Nestle, the world's largest packaged food company, lowered its full-year outlook on Friday, as a Maggi noodle recall in India knocked sales and undercalculated U.S. Skin Health rebates weighed on the Swiss company's profits.
Sales dropped 2.1 percent to 64.9 billion Swiss francs ($68 billion) in the nine months through September, missing analysts' average forecast of 65.9 billion in a Reuters poll.
Organic or underlying growth, adjusted for currency swings, acquisitions and divestitures, slowed to 4.2 percent in the period from 4.5 percent in the first half, sliding further behind its 5 percent target for 2015.
The company cut its 2015 outlook to around 4.5 percent, below its long-term model calling for 5 to 6 percent growth.
"The shortfall comes from pricing, as Nestle does not seem to have been able to pursue its pricing actions as hoped, and more importantly the issue seems to be again the Asia, Oceania, Australia region, with sales down in the third quarter," Barclays analysts wrote in a note.
Chief Executive Paul Bulcke said: "After a good performance in the first half of the year, we were impacted in the third quarter by exceptional events, with Maggi noodles in India and a rebate adjustment in Nestle Skin Health."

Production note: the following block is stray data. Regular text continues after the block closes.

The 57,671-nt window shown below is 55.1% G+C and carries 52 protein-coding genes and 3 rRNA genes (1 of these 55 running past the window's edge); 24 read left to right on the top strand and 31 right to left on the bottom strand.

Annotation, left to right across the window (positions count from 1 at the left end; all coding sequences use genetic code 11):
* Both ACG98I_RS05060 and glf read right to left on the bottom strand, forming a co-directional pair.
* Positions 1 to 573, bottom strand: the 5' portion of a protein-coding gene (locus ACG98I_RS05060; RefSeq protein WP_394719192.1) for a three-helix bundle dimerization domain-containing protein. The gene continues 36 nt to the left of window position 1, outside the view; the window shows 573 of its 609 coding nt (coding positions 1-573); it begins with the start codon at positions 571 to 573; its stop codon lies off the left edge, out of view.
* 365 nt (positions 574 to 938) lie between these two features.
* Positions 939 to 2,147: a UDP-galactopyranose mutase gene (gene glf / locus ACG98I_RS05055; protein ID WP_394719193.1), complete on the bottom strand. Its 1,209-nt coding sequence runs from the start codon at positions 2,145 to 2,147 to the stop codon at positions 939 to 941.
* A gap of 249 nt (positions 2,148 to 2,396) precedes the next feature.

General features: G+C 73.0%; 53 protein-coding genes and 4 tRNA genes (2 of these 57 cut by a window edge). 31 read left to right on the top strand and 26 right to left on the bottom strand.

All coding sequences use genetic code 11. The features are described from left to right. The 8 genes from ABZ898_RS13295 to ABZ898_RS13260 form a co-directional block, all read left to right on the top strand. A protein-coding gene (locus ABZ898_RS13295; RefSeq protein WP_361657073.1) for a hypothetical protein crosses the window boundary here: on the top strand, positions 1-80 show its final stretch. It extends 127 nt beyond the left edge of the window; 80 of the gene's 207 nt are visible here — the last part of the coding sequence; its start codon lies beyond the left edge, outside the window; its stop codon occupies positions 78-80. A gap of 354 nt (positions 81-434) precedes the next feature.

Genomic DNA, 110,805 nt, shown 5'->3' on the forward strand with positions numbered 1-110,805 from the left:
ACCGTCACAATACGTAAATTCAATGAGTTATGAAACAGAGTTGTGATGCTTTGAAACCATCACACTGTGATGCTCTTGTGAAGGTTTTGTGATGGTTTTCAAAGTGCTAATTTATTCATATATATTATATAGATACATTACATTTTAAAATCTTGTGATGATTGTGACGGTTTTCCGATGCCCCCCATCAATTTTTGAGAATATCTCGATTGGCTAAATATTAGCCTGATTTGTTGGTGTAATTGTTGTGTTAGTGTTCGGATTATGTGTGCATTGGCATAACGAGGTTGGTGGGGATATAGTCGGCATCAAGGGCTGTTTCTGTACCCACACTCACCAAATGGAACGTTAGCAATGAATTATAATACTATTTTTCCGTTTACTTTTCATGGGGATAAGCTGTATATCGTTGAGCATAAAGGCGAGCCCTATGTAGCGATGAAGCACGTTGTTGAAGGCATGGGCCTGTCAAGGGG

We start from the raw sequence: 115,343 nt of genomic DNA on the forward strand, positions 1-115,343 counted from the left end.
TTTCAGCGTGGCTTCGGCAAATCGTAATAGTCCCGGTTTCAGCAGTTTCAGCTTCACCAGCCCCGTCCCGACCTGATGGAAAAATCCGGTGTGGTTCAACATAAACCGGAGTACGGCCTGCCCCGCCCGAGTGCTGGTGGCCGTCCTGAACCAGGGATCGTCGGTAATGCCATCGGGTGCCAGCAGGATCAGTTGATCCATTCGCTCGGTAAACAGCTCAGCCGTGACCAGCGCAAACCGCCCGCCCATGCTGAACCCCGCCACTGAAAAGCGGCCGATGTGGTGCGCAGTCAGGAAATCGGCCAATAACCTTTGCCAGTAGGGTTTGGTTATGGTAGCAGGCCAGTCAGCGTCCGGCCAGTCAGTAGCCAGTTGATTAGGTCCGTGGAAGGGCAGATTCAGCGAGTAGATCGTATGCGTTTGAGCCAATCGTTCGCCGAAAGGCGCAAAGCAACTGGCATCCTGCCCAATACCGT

Maggi noodles were subject to a recall in India over safety concerns.
In the United States, frozen food sales began improving after a revamp of Nestle's Lean Cuisine brand, but this contrasted with lagging sales in China, which showed a slower sales recovery, Bulcke said.
India's Maggi noodle recall continued to have a significant impact on growth in the South Asia Region, Nestle said.
In its Skin Health division, Nestle's U.S. prescription drug rebates exceeded what it had set aside for this purpose, resulting in an additional one-off charge in the third quarter.
Despite prospects that Europe's hot summer would have consumers grabbing ice cream out of freezers, sales at the group's milk products and ice cream unit fell 350 million francs year-on-year to 11 billion. Water, however, achieved 7.1 organic growth through September, second only to confectionery at 7.8 percent.
Nestle earlier this month confirmed it was in advanced talks to merge its international ice cream business with R&R Ice Cream, in its latest effort to refocus on other, higher-performing brands and advance its goal of becoming a "nutrition, health and wellness" company.
Unilever, the global number one in ice cream, on Thursday posted third-quarter underlying sales up 5.7 percent, thanks in part to a strong summer. But the Anglo-Dutch group said it expected sluggish global markets to keep weighing on performance.
Nestle stock trades at around 21.4 times 12-month forward earnings, above Danone and Unilever, according to StarMine, which weights analysts' estimates by their track record.